‘Slavery by Another Name’ Relays the Forgotten Stories of Post-Civil War Slavery

‘Slavery by Another Name’ Relays the Forgotten Stories of Post-Civil War Slavery


bjbjLULU GWEN IFILL: Now, a history of forced
labor after the Civil War. A new document that airs tonight on PBS tells the story of
how American citizens freed by the 13th Amendment to the Constitution remained under lock and
key for decades afterward. “Slavery by Another Name,” based on the Pulitzer Prize-winning
book of the same name, tells the story of the thousands of African-Americans who were
arrested on trumped-up charges and forced to work as convict labor. In many cases, they
were sent to the South coal mines, including some owned by businessman and former slave
owner John Milner. Historians and actors describe it in this excerpt. NARRATOR: After emancipation,
industrialists replaced slaves with convicts, acquiring thousands from state and county
governments. MARY ELLEN CURTIN, historian: You can’t drive free labor the same way that
you can force prisoners to mine five tons of coal a day. And this is why people like
Milner wanted prisoners in his coal mines. He saw them as a great source of profit. And
he didn’t have to worry about labor disputes. MAN: We would leave the cells around 3:00
a.m. and return at 8:00 p.m., going the distance of three miles through rain or snow. MARY
ELLEN CURTIN: To describe the conditions in a coal mine at this time, to say that they’re
primitive, you can’t even imagine it. DOUGLAS A. BLACKMON, author, “Slavery by Another Name”:
This is a place where for weeks or months at a time, men might never see daylight. The
mine was often filled with standing water around their ankles and their feet. They had
to drink from that water. Disease ran rampant through these mines. KHALIL MUHAMMAD, historian:
They were incredibly dangerous places to work, being subjected to violent explosions, poisonous
gases that were released as coal fell from the walls, in addition to the falling coal
itself. MARY ELLEN CURTIN: Whipping, keeping people chained up, brutal kinds of physical
torture and mental abuse are the norm. A lot of the things that kept people in control
under slavery are amplified under this convict system. GWEN IFILL: Douglas Blackmon is author
of the book “Slavery by Another Name” and co-executive producer of tonight’s film. A
former reporter for The Wall Street Journal, he’s now the chair of the Miller Center Forum
at the University of Virginia. Welcome. DOUGLAS A. BLACKMON: Thanks for having me. GWEN IFILL:
You make the argument that slavery didn’t end in 1863, when the Emancipation Proclamation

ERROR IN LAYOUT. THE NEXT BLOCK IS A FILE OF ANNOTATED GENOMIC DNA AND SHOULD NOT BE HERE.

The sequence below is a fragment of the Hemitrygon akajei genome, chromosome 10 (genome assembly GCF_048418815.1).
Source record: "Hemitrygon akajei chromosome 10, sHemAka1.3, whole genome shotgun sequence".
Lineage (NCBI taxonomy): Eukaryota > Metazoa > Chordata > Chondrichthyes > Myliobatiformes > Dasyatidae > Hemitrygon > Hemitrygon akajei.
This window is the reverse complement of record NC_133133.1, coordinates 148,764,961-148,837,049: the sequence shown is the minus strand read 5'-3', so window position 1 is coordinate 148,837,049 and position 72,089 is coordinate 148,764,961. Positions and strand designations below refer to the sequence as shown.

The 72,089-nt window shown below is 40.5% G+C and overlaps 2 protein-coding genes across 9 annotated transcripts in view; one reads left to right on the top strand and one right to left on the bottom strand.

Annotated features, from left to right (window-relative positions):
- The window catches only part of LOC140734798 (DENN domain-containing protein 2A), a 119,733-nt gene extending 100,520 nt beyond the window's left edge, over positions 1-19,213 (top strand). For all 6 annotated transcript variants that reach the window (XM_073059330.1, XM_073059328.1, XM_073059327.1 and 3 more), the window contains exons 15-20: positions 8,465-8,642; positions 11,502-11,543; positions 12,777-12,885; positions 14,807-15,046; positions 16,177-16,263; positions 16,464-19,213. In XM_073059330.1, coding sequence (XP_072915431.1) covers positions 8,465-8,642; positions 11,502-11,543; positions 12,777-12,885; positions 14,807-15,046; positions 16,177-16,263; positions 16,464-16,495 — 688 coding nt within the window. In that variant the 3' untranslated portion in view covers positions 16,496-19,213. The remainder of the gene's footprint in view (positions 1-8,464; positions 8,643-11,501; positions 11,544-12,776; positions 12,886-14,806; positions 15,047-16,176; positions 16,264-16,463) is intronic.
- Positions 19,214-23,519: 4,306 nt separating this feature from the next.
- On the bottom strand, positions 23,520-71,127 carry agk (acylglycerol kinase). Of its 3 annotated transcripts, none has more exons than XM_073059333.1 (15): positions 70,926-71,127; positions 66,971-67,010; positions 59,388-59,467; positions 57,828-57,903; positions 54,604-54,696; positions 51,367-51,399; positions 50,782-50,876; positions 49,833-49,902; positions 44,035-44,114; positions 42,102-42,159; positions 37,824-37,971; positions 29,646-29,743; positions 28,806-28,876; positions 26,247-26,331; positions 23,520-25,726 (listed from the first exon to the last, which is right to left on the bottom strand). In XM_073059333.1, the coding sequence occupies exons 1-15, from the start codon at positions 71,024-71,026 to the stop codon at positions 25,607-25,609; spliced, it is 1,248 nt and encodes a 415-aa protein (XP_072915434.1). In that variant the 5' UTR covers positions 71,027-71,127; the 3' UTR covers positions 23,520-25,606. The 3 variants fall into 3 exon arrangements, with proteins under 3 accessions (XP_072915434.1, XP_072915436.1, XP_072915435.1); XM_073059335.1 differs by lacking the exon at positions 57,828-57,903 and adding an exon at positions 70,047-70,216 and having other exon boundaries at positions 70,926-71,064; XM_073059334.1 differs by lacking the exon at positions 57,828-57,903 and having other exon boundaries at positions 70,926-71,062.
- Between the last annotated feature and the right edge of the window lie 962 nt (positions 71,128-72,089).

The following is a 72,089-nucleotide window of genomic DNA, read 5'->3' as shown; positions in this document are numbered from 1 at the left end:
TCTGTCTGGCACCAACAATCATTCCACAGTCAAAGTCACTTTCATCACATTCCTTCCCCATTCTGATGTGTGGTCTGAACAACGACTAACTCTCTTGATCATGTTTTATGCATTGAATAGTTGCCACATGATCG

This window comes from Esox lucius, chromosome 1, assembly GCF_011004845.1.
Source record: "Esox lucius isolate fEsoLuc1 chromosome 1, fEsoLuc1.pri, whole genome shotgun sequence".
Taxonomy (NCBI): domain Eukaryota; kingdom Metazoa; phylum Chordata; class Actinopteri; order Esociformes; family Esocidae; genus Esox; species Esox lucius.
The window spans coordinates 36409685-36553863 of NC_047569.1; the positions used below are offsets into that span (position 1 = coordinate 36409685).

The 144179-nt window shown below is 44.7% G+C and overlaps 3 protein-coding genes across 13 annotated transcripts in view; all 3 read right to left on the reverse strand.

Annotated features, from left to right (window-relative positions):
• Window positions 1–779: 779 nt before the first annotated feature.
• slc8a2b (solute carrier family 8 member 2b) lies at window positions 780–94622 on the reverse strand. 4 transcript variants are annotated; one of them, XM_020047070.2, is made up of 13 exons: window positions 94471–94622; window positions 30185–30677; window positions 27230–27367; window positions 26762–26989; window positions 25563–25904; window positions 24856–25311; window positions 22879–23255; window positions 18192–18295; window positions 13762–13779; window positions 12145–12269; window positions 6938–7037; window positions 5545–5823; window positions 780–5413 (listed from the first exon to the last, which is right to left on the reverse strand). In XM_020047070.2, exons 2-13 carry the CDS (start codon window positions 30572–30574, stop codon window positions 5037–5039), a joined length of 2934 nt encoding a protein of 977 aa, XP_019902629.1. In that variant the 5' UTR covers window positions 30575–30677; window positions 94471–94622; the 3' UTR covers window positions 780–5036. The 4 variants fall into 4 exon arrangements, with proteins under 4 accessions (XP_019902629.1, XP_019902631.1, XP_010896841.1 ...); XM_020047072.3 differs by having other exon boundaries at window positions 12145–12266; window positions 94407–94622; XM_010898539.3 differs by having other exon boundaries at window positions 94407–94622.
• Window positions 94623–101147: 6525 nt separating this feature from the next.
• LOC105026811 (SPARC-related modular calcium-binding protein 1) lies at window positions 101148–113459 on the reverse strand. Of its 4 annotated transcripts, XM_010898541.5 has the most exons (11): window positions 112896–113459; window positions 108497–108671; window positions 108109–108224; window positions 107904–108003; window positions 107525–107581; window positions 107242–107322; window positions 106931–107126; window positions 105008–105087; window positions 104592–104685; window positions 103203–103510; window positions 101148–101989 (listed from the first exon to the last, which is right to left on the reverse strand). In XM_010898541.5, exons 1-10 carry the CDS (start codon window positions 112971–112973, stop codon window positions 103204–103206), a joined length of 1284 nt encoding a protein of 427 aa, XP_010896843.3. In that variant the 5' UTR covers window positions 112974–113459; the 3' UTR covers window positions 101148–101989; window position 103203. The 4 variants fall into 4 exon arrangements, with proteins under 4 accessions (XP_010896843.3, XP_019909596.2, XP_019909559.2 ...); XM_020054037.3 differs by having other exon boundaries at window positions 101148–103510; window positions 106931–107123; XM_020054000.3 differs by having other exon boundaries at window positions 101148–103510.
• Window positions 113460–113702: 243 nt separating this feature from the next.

was signed, not in 1865, when the 13th Amendment to the Constitution was ratified, but 1942.
DOUGLAS A. BLACKMON: Slavery didn’t end when we all have been taught that it did. It receded
for a time. And in the first years after the Civil War, African-Americans, the formerly
enslaved African- Americans, did experience a period of authentic freedom and citizenship.
But beginning 20, 25 years, depending on the place, after the Civil War, a whole new regime
of involuntary servitude began to be put in place all across the South, and hundreds of
thousands of people were catastrophically affected. GWEN IFILL: Why didn’t we know these
stories? DOUGLAS A. BLACKMON: Well, we did know it at the time. Americans were very aware
of it. Certainly, white Southerners were. And by the beginning of the 20th century,
whites all over the country had seen stories written about some of the — particularly
the worst atrocities and some of the brutalities. But the truth is that, by the early 20th century,
most of America didn’t really care anymore. The country had been fighting over the role
of African-Americans for almost a generation at that point. They were worn out with the
political fight. And by the early 20th century, the North had largely decided to let the South
do what it wanted to with black people. GWEN IFILL: So, help us understand how this could
happen. Tell us the story of this one person you mentioned in the documentary, Green Cottenham.
Tell us his story. DOUGLAS A. BLACKMON: Green Cottenham was the son of two former slaves
in Alabama. He was born in freedom. He experienced some of the — some of that period of time
in which you had huge numbers of black people who voted. Some were elected to office. They
had a certain amount of economic freedom. They were largely still impoverished, but
authentic freedom, separating themselves from the white families that had controlled their
lives. But by the time Green Cottenham grew to adulthood in the first years of the 20th
century, this whole new regime of laws had been put in place that essentially turned
the American justice system on its head. And it became an instrument of injustice, instead
of a system of justice. And there were rafts of laws that effectively criminalized black